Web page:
Incredibly skilled in jewelry-making, the Sumerians left a cornucopia of objects, many of which now sparkle from Morgan displays. Gold and semiprecious stones predominate. Earrings, floral wreaths, bracelets, hair ribbons and ornaments rival those from dynastic Egypt.

The Sumerians prized music. Music was considered sacred and was performed on ceremonial occasions, for events as rare as lunar eclipses or as common as childbirth. Instruments, found in royal tombs, including many lyres, are here displayed. One of the most spectacular finds shown at the Morgan is a gold, silver, shell, wood and bitumen lyre from the "King's Grave."

Bull heads of silver, bronze, gold or copper, or mounted on decorative stele, were found throughout the tombs. Their job, it is believed, was to guard the deceased and their treasures. Many expertly worked examples are on display.

Colors from Mongolia
E & J Frankel, one of New York's premier Chinese art galleries, is host to this city's first exhibition of contemporary Mongolian paintings in oil and gouache, as well as some sculptures. The show, called "Colors from Mongolia," is on view until June 24.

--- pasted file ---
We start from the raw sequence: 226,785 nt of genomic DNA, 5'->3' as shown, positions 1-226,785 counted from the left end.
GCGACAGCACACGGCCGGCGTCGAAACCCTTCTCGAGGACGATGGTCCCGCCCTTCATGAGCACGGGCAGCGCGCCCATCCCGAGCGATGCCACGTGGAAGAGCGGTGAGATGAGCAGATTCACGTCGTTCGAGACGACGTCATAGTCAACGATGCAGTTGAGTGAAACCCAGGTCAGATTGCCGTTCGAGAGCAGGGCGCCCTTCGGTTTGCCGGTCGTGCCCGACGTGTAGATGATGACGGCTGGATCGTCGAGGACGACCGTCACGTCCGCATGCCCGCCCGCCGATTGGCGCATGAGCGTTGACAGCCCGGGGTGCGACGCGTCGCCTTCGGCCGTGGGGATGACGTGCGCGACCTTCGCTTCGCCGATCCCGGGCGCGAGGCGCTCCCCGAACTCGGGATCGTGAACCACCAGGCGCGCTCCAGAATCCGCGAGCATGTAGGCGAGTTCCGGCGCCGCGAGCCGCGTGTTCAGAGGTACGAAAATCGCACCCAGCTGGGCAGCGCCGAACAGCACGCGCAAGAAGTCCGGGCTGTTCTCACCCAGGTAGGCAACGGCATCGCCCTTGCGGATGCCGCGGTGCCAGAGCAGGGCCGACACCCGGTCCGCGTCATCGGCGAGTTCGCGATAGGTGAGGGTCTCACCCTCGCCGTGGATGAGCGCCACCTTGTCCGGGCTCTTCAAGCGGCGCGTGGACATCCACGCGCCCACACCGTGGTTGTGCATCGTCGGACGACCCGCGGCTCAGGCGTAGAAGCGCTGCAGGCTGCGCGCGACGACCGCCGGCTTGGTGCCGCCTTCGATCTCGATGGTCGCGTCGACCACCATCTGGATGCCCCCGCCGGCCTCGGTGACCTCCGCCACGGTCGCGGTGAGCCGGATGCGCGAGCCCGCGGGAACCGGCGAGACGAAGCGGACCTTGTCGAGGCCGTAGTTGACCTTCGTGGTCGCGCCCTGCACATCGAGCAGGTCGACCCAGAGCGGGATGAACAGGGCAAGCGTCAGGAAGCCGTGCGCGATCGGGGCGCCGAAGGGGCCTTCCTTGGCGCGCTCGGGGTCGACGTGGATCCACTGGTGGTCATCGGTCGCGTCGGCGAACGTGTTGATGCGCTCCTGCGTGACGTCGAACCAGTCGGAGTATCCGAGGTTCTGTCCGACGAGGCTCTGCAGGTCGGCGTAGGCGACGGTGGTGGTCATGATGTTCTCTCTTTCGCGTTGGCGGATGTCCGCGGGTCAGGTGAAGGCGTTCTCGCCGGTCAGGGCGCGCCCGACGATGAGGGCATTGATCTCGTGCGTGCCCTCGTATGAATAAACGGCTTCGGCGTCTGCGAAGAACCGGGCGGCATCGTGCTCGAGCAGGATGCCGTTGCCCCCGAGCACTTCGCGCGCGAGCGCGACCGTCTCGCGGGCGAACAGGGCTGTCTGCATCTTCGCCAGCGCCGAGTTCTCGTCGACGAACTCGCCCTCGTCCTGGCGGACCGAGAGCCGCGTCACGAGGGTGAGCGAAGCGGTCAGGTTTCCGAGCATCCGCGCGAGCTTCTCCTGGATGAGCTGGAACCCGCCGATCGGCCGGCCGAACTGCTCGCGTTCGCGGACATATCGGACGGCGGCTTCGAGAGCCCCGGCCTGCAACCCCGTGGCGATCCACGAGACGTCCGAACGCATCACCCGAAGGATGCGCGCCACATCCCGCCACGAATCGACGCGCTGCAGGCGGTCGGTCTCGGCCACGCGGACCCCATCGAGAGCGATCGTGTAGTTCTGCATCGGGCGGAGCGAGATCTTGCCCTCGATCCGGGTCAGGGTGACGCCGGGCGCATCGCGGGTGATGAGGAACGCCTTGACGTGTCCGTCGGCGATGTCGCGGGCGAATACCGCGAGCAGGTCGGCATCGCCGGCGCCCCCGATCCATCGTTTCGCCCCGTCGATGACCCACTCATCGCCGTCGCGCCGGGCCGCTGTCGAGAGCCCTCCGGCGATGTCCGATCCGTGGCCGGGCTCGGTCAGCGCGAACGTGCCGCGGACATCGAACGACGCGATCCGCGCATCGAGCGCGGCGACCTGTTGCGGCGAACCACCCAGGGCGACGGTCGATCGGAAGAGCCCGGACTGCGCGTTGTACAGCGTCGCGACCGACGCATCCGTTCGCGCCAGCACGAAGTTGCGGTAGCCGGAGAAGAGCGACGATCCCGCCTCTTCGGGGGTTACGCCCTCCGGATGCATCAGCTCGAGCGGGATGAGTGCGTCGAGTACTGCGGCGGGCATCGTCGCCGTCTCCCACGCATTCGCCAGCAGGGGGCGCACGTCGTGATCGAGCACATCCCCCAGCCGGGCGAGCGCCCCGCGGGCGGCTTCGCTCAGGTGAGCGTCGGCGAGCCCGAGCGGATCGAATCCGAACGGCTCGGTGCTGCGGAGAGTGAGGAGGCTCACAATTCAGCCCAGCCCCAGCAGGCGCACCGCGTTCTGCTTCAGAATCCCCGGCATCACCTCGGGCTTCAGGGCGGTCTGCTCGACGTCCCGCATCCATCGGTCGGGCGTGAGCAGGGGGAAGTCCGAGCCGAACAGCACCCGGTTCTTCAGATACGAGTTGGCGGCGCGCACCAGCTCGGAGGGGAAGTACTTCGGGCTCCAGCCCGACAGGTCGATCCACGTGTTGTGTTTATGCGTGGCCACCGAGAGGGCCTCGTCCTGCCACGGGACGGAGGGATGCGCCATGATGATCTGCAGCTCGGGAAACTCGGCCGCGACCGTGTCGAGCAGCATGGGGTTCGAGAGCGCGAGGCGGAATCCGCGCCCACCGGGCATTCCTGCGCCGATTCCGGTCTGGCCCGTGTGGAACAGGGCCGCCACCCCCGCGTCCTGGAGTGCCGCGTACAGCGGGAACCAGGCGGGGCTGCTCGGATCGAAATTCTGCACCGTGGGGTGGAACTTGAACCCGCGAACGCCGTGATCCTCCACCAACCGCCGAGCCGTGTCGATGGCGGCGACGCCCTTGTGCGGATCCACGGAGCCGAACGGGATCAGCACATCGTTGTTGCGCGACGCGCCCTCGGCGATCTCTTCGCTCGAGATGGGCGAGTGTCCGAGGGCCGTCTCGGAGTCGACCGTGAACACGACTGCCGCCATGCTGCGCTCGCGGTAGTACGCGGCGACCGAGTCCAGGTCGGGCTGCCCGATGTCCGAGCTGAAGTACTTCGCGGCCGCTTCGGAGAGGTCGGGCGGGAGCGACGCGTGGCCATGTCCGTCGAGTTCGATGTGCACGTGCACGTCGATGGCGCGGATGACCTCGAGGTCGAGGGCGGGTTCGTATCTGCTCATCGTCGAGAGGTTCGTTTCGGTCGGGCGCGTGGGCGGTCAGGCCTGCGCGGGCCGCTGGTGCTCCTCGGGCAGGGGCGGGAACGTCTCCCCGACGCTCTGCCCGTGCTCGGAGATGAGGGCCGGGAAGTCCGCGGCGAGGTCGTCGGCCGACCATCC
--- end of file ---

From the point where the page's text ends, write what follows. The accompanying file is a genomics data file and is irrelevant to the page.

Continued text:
In all, 85 works by 22 artists are on display. The art partakes of both western and Chinese influences. Many of the paintings are in the traditional realistic Mongol "zurag" style, featuring the interplay of people and "the five treasures" -- cattle, horses, camels, lambs and goats. But there are abstract and nonobjective canvases as well.

E & J Frankel is donating part of the sale proceeds to the needy children of Ulaanbaatar, the capital of Mongolia. Prices range from $400 to $8,000.

At Naadam is a striking frieze of horses and riders by Erdenebayar. L. Bold paints birds of prey in combination with striking Kandinskyesque swirls of color on a huge canvas. Ganhuyag's Mirage of the Dream is a strong bronze sculpture of rider and horse.

The gallery is located at 1040 Madison Ave and 79th Street.


FRED STERN writes on Asian art for Artnet Magazine.